Presentation to focus on human trafficking

The Franklin Elks Club is partnering with the local chapter of the Set Free Movement to host a presentation about human trafficking.

Julia Allman, the team leader of the local Set Free Movement chapter, will give the presentation at the Franklin Elks Lodge, on Buffalo Street, from 1 to 2:30 p.m. Saturday.

The event is free, and refreshments will be provided by the Elks and the local Set Free chapter.

Allman said her presentation will start with the broader picture of what trafficking is and the statistics of how it is affecting the world at large, and will then hone in more on how it affects the local community.

“Yes, those things happen here,” Allman said, adding, “It might not appear in the way we think about it, like a box truck pulls up and takes children, although that happens. But it’s much more pervasive; its hidden in things we have, like poverty.”

She noted for the protection of people in the community, it can be tricky to talk about it.

Self-defense classes

Also on Saturday, the second of a series of free self-defense classes will be offered, taught by Westover Protection of Franklin.

Allman said Set Free is covering the cost of the class series so people can attend for free. The class will be held from 9:30 to 11:30 a.m. at Christ United Methodist Church in Franklin, with registration starting at 9 a.m.

Another class will be offered in April at the Oil City YWCA, from 6:30 to 8:30 p.m., with registration starting at 6 p.m.

Allman said Set Free would like to offer one free class per month for the rest of the year, and locations are in the works for the other classes this year.

“It seemed like a really tangible thing we could offer to the community to protect oneself and at the same time become aware of danger,” she said, adding that people are often “kind of oblivious and think those things don’t happen to us.”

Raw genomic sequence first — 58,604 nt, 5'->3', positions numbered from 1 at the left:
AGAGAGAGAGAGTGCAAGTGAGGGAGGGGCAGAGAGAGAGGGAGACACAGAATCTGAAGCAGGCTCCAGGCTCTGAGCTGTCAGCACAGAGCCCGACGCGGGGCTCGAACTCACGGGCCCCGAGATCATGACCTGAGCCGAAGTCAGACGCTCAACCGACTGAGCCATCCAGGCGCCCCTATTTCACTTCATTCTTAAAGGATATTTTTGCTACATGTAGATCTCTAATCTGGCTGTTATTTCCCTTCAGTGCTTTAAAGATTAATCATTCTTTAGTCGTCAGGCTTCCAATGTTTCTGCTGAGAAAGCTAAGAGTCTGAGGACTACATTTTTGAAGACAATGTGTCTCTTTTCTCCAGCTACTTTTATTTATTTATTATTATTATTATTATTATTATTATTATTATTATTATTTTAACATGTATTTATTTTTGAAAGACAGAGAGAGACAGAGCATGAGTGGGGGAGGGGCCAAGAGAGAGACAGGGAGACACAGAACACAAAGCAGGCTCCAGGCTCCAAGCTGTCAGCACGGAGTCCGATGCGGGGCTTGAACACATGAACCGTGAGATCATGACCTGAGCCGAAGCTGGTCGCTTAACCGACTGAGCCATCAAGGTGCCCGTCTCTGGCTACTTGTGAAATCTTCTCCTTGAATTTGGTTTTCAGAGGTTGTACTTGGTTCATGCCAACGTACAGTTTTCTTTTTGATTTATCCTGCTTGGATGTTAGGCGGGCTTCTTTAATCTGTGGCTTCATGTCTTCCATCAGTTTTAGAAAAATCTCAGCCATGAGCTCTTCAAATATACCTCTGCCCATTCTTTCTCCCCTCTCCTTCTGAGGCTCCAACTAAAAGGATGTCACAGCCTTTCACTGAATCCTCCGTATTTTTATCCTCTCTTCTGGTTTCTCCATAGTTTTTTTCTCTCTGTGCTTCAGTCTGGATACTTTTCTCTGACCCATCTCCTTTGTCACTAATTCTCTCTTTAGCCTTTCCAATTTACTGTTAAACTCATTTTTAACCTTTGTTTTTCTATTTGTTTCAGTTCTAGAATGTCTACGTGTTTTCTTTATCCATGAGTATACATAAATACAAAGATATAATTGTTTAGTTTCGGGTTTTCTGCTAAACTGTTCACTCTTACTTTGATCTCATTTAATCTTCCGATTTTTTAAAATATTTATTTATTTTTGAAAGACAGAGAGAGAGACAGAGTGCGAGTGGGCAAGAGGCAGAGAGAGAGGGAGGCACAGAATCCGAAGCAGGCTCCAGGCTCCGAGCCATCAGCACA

The self-defense classes are “easy to do, easy to remember, it builds awareness and I would even say resilience, builds self-confidence,” she said.

“I’m a behavioral health student presently, and time after time when kids get bullied or have addiction issues, it always talks about how you build resistance, build self-confidence, that’s what kids really need. And that’s what this class seeks to do.”

The classes will be offered to people ages 12 and up, though minors 12 or over must be accompanied by parents. Allman said in some circumstances, kids younger than 12 can attend.

“If someone’s in a very crucial or vulnerable position — I’ve had parents say, ‘Can I bring my 9-year-old?’ It really just depends on your situation and the maturity level of the child,” she said. “That can be a difficult call to make.”

Set Free is an international movement whose mission is to “mobilize faith communities, financial partners and all segments of society toward ending human trafficking and creating new futures through community-based action,” according to its website.

Allman said the chapter is able to offer these classes for free because it is funded by donations. “People have been very generous … it’s been overwhelming, actually. Because people don’t necessarily think it’s an issue here. Part of our job is to bring awareness to how it affects our area in ways you wouldn’t really expect.”

Allman said people who are interested can contact her at, or visit the organization’s website,